The phrase incident-to is used in two very different ways in the Social Security Act (SSA). For physicians and practitioners, this phase is used for incident-to billing that relates to physician coding and billing for subordinate staff services. For hospitals, the phase is incident-to services that describe the major benefit category for hospitals under the Medicare program. Hospitals are paid for services that are incident-to services provided by physicians. Confusion is created through the very different ways in which incident-to must be interpreted.
Proper compliance with all the rules/regulations that relate to both incident-to billing and incident-to services is a major challenge. In this workshop, we compare and contrast the two different interpretations, how to remain compliant in both cases and the interplay between these two concepts. Special situations such as for CAHs and RHCs will also be included. Also, the recent change by CMS to move from direct to general supervision for hospital outpatient services are discussed.
- Why does CMS frequently refer to incident-to services?
- What does incident-to really mean?
- How does incident-to relate to hospitals and physicians?
- Does incident-to have anything to do with physician supervision?
- Is incident-to a compliance issue?
- What are the rules and regulations surrounding incident-to services?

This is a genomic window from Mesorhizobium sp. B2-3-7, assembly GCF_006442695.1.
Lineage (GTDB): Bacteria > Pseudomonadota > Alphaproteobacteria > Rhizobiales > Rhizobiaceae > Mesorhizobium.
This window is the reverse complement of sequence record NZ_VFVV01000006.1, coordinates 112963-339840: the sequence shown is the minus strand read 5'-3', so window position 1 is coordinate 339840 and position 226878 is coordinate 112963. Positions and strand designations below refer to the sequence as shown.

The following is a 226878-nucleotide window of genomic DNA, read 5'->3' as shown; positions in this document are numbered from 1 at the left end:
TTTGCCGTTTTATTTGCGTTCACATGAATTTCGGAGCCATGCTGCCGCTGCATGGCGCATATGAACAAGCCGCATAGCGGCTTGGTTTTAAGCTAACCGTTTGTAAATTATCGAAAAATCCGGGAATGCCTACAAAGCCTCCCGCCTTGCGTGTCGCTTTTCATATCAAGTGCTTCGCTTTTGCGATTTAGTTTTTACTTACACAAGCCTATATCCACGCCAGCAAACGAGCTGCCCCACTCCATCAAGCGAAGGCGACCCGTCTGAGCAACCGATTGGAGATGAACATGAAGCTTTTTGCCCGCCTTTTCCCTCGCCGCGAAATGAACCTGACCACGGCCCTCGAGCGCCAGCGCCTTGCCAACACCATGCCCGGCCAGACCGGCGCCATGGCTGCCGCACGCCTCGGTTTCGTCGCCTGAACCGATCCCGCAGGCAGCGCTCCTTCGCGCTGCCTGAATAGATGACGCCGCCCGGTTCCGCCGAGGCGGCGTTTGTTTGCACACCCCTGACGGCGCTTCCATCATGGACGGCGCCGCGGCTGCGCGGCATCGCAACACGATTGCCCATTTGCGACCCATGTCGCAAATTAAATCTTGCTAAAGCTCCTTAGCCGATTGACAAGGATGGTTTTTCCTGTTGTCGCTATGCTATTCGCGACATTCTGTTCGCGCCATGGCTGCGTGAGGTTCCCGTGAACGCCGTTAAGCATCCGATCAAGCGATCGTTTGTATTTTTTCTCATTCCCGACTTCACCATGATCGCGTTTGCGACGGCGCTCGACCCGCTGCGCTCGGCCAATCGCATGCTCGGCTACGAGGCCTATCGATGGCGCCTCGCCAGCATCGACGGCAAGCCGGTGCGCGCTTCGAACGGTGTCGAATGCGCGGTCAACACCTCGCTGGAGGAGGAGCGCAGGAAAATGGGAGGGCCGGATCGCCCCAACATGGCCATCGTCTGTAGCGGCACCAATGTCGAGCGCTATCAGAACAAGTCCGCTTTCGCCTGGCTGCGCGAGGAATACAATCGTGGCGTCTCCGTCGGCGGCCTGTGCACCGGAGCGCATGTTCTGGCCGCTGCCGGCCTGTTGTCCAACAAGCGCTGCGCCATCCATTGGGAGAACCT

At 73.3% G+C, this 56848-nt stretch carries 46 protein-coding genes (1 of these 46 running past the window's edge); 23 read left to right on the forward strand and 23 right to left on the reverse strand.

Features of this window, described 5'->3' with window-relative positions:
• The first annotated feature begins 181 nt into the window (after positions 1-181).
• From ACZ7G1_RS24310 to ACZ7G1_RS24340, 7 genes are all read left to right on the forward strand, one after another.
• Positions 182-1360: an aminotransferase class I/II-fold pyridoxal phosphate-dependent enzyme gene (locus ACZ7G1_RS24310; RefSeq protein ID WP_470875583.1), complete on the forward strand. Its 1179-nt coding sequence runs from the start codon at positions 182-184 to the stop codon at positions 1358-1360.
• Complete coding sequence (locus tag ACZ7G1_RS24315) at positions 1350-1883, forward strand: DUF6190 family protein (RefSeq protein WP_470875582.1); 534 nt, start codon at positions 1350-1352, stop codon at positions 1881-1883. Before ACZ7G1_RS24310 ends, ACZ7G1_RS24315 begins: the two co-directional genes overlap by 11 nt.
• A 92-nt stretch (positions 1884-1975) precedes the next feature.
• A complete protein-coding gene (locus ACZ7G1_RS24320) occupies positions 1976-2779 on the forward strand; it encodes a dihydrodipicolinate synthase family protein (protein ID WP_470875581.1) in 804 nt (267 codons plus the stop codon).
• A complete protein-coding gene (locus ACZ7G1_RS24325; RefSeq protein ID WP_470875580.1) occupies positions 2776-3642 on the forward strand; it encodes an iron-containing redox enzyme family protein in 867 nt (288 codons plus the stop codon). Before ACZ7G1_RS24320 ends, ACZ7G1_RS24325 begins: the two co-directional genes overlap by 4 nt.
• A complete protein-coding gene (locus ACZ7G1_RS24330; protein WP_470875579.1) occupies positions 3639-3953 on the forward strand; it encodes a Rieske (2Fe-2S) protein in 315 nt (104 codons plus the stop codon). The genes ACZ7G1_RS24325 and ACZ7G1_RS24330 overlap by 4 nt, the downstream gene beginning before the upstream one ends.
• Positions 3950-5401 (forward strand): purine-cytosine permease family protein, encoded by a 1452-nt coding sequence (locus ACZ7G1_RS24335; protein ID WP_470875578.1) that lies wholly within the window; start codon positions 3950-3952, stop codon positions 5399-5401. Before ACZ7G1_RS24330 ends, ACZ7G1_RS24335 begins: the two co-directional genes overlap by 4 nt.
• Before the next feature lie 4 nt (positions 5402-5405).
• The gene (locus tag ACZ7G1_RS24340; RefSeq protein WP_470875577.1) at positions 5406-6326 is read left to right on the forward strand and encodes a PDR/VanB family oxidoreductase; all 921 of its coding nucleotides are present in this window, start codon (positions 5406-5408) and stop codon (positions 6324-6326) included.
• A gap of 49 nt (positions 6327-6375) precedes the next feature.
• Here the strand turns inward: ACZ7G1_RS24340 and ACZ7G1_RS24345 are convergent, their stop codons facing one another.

- Are there differences between physician clinics and hospitals relative to physician supervision?
- Why did CMS make the change from direct supervision to general supervision for hospital outpatient services?
- How do physician supervision and incident-to relate to the provider-based rule?
- How do physicians use the incident-to process for billing?
- How does the Social Security Act use the phrase incident-to?
- For physician supervision and incident-to, are there compliance implications?
- Is there anything special about CAHs and small rural hospitals?
- To review and discuss the two different uses of the phrase, incident-to, as provided in the Social Security Act (SSA).
- To discuss the incident-to billing for physicians.
- To appreciate hospital payment relative to incident-to physician services.
- To understand physician supervision for both physicians and hospitals.
- T explore the change that CMS has made to move from direct supervision to general supervision for hospital outpatient services.
- To discuss hospital benefit categories under the SSA.
- To understand how incident-to is a compliance issue in multiple situations.
- To show how the incident-to concept applies to recently changed physician supervision requirements.
- To discuss incident-to physician services in the provider-based clinic setting.
- To review how incident-to is involved in special situations such as the 3-Day Payment Window, RHCs and telemedicine.
- To appreciate how the rules for supervision have morphed over time.
- To understand the nonenforcement of the supervision rule for CAHs and small rural hospitals relative to the movement to general supervision.
- To work through several case studies to illustrate the intricacies surrounding the incident-to concept.
- Overview of the Incident-To Concept
- Areas of Applicability of Incident-To Services
- Compliance Concerns Surrounding the Incident-To Concept
- Physician Supervision Requirements
- Incident-To and The Social Security Act
- Physician Payment Through Incident-To Services
- Hospital Payment Through Incident-To Services
- Self-Administrable Drugs